Despite some data contradictions, Fed policymakers took comfort that inflation pressures were throttling back. As measured by the consumer price index, headline inflation (all items) slowed over the second half of 2018 and into January 2019. After reaching a peak of 2.9 percent in July 2018, inflation slowed to a 1.5 percent rate in January 2019 (measured in 12-month percentage changes). A weaker inflation trajectory largely reflected the plunge in crude oil prices over this period from a little less than $71 per barrel to about $51.50 per barrel. Lower oil prices translated into falling prices for refined products like gasoline and diesel, helping to bolster the purchasing power of consumers.

Falling inflation rates have also helped to lower market-based measures of inflation expectations, thereby putting downward pressure on long-term nominal interest rates. Lower interest rates, in turn, have spurred a modest uptick in mortgage applications.

Despite the fog of contradictory data, financial market conditions have improved markedly since the first of the year. Through mid-February, the Wilshire 5000 stock (equities) price index is up by nearly 13 percent, and the St. Louis Fed’s Financial Stress Index has fallen sharply after rising to a roughly two-year high at the end of 2018.

The FOMC Says It Will Be Patient

Some of the rebound in financial sentiment was undoubtedly due to a shift in the stance of monetary policy. At the conclusion of its December 2018 meeting, FOMC policymakers agreed to raise the target range for the federal funds rate by 25 basis points to 2.25 to 2.5 percent, the fourth such increase in 2018. In the Summary of Economic Projections (SEP) released after the December meeting, 11 of the 17 FOMC participants expected at least two more 25 basis point rate hikes by the end of 2019. But with financial distress on the rise in late December and early January, and inflation pressures easing, several Federal Reserve officials—including Chairman Jerome Powell—signaled that they had the luxury of waiting to see how the economy would evolve in 2019. Indeed, in the Jan. 30, 2019, FOMC statement, the committee said that it would be “patient as it determines what future adjustments” may be appropriate.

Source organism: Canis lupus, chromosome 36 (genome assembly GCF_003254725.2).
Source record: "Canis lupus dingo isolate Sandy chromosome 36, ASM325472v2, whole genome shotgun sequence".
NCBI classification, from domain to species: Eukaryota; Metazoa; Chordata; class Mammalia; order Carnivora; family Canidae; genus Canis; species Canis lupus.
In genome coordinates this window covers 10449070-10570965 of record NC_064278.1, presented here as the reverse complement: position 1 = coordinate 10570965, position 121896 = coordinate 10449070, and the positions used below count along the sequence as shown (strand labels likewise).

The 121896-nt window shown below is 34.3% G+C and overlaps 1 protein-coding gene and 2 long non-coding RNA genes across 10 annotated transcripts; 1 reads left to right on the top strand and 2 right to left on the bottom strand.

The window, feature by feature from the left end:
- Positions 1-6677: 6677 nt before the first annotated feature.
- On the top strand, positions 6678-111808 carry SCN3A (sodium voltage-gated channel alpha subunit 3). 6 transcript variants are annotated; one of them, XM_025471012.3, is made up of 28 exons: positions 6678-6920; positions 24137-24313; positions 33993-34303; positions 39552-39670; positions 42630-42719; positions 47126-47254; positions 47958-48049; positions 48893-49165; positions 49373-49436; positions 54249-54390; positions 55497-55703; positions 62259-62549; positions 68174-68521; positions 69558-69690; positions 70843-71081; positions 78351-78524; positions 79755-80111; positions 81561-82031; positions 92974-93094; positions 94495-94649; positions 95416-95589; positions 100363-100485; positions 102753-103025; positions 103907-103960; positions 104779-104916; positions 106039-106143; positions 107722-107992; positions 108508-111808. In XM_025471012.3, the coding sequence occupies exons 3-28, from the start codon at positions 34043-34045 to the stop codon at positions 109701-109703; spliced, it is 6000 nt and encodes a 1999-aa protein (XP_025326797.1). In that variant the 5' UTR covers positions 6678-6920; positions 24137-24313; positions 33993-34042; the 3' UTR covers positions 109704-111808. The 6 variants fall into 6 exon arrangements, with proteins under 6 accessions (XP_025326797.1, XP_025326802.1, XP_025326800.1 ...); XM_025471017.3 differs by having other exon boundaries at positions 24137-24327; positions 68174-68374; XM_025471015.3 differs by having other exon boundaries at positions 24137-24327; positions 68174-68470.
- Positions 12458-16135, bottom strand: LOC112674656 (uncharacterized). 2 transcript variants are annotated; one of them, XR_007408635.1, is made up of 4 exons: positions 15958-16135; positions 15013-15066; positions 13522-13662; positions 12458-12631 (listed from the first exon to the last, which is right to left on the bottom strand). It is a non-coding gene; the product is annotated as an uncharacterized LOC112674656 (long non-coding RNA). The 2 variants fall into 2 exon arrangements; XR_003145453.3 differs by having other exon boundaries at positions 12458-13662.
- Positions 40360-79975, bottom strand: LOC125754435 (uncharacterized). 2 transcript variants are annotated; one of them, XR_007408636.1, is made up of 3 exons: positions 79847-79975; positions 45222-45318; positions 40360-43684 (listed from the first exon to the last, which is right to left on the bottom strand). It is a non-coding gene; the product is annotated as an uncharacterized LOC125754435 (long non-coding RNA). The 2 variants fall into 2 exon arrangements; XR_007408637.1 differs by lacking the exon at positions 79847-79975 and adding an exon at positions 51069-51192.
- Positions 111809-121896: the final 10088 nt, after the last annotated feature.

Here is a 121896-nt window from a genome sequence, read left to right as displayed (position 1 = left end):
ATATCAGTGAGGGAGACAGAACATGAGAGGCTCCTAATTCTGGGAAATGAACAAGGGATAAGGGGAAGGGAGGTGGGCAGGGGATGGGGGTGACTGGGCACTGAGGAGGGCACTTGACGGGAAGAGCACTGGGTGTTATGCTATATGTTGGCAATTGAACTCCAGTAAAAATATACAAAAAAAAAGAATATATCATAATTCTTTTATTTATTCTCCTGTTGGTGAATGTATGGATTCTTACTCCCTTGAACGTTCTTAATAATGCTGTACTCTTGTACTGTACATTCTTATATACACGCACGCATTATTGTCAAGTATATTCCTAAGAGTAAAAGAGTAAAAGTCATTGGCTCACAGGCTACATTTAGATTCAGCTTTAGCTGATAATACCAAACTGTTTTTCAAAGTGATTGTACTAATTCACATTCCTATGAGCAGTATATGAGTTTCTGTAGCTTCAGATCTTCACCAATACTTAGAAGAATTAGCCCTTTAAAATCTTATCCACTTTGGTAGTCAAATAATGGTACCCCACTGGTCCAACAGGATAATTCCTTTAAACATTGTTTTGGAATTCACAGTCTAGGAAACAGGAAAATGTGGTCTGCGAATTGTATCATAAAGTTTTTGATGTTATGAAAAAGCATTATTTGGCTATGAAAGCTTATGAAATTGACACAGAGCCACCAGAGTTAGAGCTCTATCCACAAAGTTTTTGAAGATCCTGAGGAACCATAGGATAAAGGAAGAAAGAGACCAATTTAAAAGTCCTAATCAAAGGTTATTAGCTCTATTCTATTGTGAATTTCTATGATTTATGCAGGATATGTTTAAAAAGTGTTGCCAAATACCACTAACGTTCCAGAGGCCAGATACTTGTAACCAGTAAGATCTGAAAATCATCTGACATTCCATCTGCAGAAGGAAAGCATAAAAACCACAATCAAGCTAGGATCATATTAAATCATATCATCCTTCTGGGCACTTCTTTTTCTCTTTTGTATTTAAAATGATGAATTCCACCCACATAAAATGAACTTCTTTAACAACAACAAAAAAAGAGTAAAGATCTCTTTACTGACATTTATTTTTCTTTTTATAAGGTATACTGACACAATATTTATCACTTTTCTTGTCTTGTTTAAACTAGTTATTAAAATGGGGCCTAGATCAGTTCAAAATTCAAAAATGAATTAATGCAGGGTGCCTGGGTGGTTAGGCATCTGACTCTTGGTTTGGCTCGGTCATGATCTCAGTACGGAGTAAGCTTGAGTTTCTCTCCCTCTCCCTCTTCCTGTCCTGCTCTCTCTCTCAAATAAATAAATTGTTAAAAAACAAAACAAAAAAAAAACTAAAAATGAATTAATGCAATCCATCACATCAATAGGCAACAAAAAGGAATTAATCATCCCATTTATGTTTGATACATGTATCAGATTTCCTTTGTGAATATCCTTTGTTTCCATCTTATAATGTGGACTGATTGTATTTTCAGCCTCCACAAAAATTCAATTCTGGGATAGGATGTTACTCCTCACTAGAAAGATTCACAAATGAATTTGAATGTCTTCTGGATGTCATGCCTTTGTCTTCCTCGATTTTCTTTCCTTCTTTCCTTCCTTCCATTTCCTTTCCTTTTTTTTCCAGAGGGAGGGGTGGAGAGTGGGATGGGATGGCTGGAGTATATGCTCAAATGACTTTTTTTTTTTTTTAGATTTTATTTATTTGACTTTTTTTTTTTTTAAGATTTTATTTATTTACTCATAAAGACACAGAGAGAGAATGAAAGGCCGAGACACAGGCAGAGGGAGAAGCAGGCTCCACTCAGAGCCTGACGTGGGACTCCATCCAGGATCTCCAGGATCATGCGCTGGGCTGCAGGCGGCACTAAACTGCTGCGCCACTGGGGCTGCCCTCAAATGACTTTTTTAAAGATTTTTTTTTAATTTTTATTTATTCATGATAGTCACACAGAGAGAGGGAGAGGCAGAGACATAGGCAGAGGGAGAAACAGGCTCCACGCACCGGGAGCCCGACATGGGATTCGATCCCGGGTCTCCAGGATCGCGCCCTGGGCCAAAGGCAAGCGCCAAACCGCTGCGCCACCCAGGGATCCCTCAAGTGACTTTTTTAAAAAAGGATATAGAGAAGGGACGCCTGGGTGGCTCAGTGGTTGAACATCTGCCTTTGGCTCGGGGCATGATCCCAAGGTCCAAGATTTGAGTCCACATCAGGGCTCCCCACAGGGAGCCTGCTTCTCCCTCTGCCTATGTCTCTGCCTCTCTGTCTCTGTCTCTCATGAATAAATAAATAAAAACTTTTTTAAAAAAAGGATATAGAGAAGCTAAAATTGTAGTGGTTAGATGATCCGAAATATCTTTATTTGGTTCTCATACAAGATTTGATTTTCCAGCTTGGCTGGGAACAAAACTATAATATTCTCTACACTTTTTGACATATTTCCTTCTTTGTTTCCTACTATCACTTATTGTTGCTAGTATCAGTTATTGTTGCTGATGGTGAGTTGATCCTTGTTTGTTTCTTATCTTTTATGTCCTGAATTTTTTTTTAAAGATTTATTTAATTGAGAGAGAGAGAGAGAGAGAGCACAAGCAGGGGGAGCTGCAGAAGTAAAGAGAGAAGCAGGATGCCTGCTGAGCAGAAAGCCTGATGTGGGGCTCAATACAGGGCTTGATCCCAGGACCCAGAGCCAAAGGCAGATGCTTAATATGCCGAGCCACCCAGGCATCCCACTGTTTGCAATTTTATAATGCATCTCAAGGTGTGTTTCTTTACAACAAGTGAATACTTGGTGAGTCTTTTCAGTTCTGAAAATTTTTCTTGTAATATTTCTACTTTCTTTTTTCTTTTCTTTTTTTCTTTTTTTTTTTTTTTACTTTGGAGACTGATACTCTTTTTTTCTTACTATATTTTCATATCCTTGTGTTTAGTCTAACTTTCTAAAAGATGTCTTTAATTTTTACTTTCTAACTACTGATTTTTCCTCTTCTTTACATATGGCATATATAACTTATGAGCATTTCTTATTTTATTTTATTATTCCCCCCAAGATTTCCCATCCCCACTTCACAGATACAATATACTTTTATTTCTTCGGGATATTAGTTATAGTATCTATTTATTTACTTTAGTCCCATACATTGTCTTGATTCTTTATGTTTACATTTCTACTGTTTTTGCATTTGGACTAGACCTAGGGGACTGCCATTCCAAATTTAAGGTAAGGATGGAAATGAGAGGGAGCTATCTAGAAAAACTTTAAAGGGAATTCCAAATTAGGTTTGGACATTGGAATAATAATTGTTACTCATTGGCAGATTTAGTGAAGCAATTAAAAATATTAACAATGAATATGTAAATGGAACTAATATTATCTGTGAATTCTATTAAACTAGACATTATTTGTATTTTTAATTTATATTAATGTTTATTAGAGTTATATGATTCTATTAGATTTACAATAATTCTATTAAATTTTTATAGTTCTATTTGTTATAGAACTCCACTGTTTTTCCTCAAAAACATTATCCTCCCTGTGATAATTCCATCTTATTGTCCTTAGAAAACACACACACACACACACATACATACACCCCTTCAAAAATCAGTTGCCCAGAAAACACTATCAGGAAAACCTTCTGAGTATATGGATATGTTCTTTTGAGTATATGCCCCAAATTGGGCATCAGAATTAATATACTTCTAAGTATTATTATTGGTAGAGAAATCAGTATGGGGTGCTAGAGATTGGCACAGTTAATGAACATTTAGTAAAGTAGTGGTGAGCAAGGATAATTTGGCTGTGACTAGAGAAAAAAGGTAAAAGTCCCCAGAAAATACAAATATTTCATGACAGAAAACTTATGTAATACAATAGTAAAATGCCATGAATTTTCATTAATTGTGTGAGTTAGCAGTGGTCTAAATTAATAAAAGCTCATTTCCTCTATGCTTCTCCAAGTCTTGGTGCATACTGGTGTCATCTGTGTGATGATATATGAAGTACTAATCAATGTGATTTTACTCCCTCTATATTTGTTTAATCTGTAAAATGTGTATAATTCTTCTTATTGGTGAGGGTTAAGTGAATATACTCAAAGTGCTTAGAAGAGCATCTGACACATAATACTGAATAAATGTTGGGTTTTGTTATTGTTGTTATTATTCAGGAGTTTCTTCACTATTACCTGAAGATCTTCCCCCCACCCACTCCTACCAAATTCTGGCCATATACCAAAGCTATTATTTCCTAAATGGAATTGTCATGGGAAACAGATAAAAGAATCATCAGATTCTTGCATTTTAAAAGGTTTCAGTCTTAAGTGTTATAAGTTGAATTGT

Although the whirlwinds buffeting the economy have caused some to warn of an impending recession—or, at a minimum, much weaker growth—the domestic economy continues to expand. Indeed, the consensus of the FOMC and professional forecasters is that the U.S. economy will continue to register solid GDP growth and low inflation in 2019. In December’s SEP, the median GDP growth estimate among FOMC participants was 2.3 percent. If that GDP forecast bears out, then the current U.S. business expansion will become the longest on record on July 1, 2019.

Kathryn Bokun, a research associate at the Federal Reserve Bank of St. Louis, provided research assistance.


  1. To read more about the issue of residual seasonality, see Owyang and Shell.


Owyang, Michael T.; and Shell, Hannah G. “Dealing with the Leftovers: Residual Seasonality in GDP.” Regional Economist, Fourth Quarter 2018, Vol. 26, No. 4, pp. 10-11.

Kevin L. Kliesen 

Kevin L. Kliesen is a business economist and research officer at the Federal Reserve Bank of St. Louis. His research interests include business economics, and monetary and fiscal policy analysis. He joined the St. Louis Fed in 1988. Read more about the author and his research.